Howl's Moving Castle (Howl's Moving Castle 1) - Page 41

“I hope he stays,” Michael said. “I’ve always wanted a dog.”

Howl heard Michael’s voice. He arrived downstairs wrapped in the brown patchwork cover off his bed. Sophie stopped sewing and took a careful grip on the dog. But the dog was courteous to Howl too. He did not object when Howl fetched a hand out of the coverlet and patted him.

“Well?” Howl croaked, dispersing clouds of dust as he conjured some more tissues.

“I got everything,” said Michael. “And there’s a real piece of luck, Howl. There’s an empty shop for sale down in Market Chipping. It used to be a hat shop. Do you think we could move the castle there?”

Howl sat on a tall stool like a robed Roman senator and considered. “It depends how much it costs,” he said. “I’m quite tempted to move the Porthaven entrance there. That won’t be easy, because it will mean moving Calcifer. Porthaven is where Calcifer actually is. What do you say, Calcifer?”

“It will take a very careful operation to move me,” Calcifer said. He had become several shades paler at the thought. “I think you should leave me where I am.”

So Fanny is selling the shop, Sophie thought as the other three went on discussing the move. And so much for the conscience Howl said he had! But the main thing on her mind was the puzzling behavior of the dog. In spite of Sophie telling him many times that she could not take the spell off him, he did not seem to want to leave. He did not want to bite Howl. He let Michael take him for a run on Porthaven Marshes that night and the following morning. His aim seemed to be to become part of the household.

“Though if I were you, I’d be in Upper Folding making sure to catch Lettie on the rebound,” Sophie told him.

Howl was in and out of bed all the next day. When he was in bed, Michael had to tear up and down the stairs. When he was up, Michael had to race about, measuring the castle with him and fixing metal brackets to every single corner. In between. Howl kept appearing, robed in his quilt and clouds of dust, to ask questions and make announcements, mostly for Sophie’s benefit.

“Sophie, since you whitewashed over all the marks we made when we invented the castle, perhaps you can tell me where the marks in Michael’s room were?”

“No,” said Sophie, sewing in her seventieth blue triangle. “I can’t.”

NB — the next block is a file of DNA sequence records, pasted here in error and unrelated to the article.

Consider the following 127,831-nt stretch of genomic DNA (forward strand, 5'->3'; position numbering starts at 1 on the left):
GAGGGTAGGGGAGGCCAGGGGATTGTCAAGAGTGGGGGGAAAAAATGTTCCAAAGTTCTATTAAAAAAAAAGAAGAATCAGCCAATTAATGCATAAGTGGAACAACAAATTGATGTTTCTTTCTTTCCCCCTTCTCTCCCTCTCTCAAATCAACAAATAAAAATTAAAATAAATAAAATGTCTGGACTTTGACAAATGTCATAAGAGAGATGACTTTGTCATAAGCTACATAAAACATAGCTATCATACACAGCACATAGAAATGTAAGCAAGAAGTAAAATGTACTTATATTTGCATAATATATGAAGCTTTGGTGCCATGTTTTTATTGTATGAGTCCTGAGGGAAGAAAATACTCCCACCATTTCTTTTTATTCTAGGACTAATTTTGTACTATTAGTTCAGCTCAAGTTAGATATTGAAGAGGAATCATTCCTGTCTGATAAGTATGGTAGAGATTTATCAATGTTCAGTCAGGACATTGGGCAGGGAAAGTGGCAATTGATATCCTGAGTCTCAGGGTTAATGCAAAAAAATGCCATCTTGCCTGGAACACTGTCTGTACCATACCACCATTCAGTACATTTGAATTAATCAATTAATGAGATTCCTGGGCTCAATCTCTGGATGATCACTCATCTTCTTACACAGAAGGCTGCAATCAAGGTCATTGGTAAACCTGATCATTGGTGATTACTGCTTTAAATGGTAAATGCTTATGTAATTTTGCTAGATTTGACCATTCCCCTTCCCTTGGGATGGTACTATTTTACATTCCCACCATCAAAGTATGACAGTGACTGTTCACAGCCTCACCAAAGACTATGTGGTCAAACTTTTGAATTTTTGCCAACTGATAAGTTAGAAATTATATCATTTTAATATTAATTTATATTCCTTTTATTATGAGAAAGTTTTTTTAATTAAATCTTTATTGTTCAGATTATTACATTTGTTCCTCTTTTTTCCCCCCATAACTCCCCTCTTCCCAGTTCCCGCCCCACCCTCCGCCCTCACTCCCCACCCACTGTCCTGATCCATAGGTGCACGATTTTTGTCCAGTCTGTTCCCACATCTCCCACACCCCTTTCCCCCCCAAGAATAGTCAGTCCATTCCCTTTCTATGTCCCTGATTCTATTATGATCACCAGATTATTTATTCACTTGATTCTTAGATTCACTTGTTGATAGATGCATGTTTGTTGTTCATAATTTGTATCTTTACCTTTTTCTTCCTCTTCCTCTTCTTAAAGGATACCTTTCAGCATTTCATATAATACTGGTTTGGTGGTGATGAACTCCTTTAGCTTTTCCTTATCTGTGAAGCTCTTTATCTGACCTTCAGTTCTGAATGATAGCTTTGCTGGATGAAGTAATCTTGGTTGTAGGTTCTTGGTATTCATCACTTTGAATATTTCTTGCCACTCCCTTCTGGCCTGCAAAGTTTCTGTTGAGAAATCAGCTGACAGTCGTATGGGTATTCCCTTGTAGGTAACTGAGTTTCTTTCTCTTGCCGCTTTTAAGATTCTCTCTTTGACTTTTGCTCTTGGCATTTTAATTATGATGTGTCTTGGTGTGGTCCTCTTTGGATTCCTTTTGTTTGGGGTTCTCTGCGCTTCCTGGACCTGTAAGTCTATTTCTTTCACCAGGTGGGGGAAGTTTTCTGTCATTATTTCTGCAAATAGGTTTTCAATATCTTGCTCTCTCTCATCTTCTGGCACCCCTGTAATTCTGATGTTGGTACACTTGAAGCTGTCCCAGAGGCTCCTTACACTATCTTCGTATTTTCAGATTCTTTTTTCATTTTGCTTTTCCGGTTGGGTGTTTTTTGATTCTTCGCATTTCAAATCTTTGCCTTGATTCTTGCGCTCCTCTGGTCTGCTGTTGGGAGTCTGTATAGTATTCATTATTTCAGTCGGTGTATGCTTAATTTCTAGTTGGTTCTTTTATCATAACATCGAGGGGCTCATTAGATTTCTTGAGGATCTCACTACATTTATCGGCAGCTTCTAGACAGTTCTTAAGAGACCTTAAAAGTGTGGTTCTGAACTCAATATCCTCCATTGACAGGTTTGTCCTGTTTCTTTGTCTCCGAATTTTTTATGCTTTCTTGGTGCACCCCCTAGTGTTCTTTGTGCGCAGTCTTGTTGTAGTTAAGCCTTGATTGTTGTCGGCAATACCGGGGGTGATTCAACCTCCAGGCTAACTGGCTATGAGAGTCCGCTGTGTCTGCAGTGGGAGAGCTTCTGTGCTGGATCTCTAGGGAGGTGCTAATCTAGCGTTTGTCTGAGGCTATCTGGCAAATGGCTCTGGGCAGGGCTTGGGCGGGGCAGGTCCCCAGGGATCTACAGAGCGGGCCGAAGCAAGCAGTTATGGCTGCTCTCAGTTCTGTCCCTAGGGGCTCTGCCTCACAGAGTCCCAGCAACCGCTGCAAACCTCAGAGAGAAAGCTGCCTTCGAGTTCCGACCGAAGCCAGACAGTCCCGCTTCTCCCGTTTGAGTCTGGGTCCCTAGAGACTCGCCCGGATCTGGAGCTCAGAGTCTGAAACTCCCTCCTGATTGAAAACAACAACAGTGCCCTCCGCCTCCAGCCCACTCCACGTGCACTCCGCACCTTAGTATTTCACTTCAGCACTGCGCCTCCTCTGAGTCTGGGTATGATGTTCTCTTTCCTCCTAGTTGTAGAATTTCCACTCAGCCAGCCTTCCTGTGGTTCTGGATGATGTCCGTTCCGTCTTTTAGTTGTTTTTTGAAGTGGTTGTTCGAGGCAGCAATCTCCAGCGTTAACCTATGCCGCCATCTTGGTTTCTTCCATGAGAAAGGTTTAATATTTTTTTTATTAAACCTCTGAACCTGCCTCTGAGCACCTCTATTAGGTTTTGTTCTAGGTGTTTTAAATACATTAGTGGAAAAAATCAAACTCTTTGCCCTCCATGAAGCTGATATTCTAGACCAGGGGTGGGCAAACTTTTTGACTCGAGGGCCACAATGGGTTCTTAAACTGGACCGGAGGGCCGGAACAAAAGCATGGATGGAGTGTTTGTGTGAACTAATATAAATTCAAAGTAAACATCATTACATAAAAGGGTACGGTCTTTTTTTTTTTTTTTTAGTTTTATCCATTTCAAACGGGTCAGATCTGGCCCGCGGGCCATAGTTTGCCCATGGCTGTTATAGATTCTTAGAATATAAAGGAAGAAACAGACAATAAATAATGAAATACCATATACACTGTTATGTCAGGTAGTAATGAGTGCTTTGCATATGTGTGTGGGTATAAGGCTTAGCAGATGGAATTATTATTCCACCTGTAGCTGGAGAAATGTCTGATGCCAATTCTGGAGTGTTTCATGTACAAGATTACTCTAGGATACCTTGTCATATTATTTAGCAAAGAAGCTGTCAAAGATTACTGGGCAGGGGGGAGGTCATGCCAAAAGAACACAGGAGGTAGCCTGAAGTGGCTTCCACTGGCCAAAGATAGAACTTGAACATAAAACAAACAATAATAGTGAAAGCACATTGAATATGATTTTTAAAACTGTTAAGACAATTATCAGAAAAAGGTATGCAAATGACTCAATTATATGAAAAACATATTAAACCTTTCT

Howl sneezed sadly and retired. Shortly he emerged again. “Sophie, if we were to take that hat shop, what would we sell?”

Sophie found she had had enough of hats to last a lifetime. “Not hats,” she said. “You can buy the shop, but not the business, you know.”

“Apply your fiendish mind to the matter,” said Howl. “Or even think, if you know how.” And he marched away upstairs again.

Five minutes later, down he came again. “Sophie, have you any preferences about the other entrances? Where would you like us to live?”

Sophie instantly found her mind going to Mrs. Fairfax’s house. “I’d like a nice house with lots of flowers,” she said.

“I see,” croaked Howl and marched away again.

Next time he appeared, he was dressed. That made three times that day, and Sophie thought nothing of it until Howl put on the velvet cloak Michael had used and became a pale, coughing, red-bearded man with a large red handkerchief held to his nose. She realized Howl was going out then. “You’ll make your cold worse,” she said.

“I shall die and then you’ll all be sorry,” the red-bearded man said, and went out through the door with the knob green-down.

For an hour after that, Michael had time to work on his spell. Sophie got as far as her eighty-fourth blue triangle. Then the red-bearded man was back again. He shed the velvet cloak and became Howl, coughing harder than before and, if that was possible, more sorry for himself than ever.

“I took the shop,” he told Michael. “It’s got a useful shed at the back and a house at the side, and I took the lot. I’m not sure what I shall pay for it all with, though.”

“What about the money you get if you find Prince Justin?” Michael asked.

“You forget,” croaked Howl, “the whole object of this operation is not to look for Prince Justin. We are going to vanish.” And he went coughing upstairs to bed, where he shortly began shaking the beams sneezing for attention again.

Michael had to leave the spell and rush upstairs. Sophie might have gone, except the dog-man got in the way when she tried. This was another part of his odd behavior. He did not like Sophie to do anything for Howl. Sophie felt this was fairly reasonable. She began on her eighty-fifth triangle.

Michael came cheerfully down and worked on his spell again. He was so happy that he was joining in Calcifer’s saucepan song and chatting to the skull just as Sophie did, while he worked. “We’re going to live in Market Chipping,” he told the skull. “I can go and see my Lettie every day.”

“Is that why you told Howl about the shop?” Sophie asked, threading her needle. By this time she was on her eighty-ninth triangle.

“Yes,” Michael said happily. “Lettie told me about it when we were wondering how we’d ever see one another again. I told her—”

He was interrupted by Howl, trailing downstairs in his quilt again. “This is positively my last appearance,” Howl croaked. “I forgot to say that Mrs. Pentstemmon is being buried tomorrow on her estate near Porthaven and I shall need this suit cleaned.” He brought the gray-and-scarlet suit out from inside his coverlet and dropped it on Sophie’s lap. “You’re attending to the wrong suit,” he told Sophie. “This is the one I like, but I haven’t the energy to clean it myself.”

“You don’t need to go to the funeral, do you?” Michael said anxiously.

“I wouldn’t dream of staying away,” said Howl. “Mrs. Pentstemmon made me the wizard I am. I have to pay my respects.”

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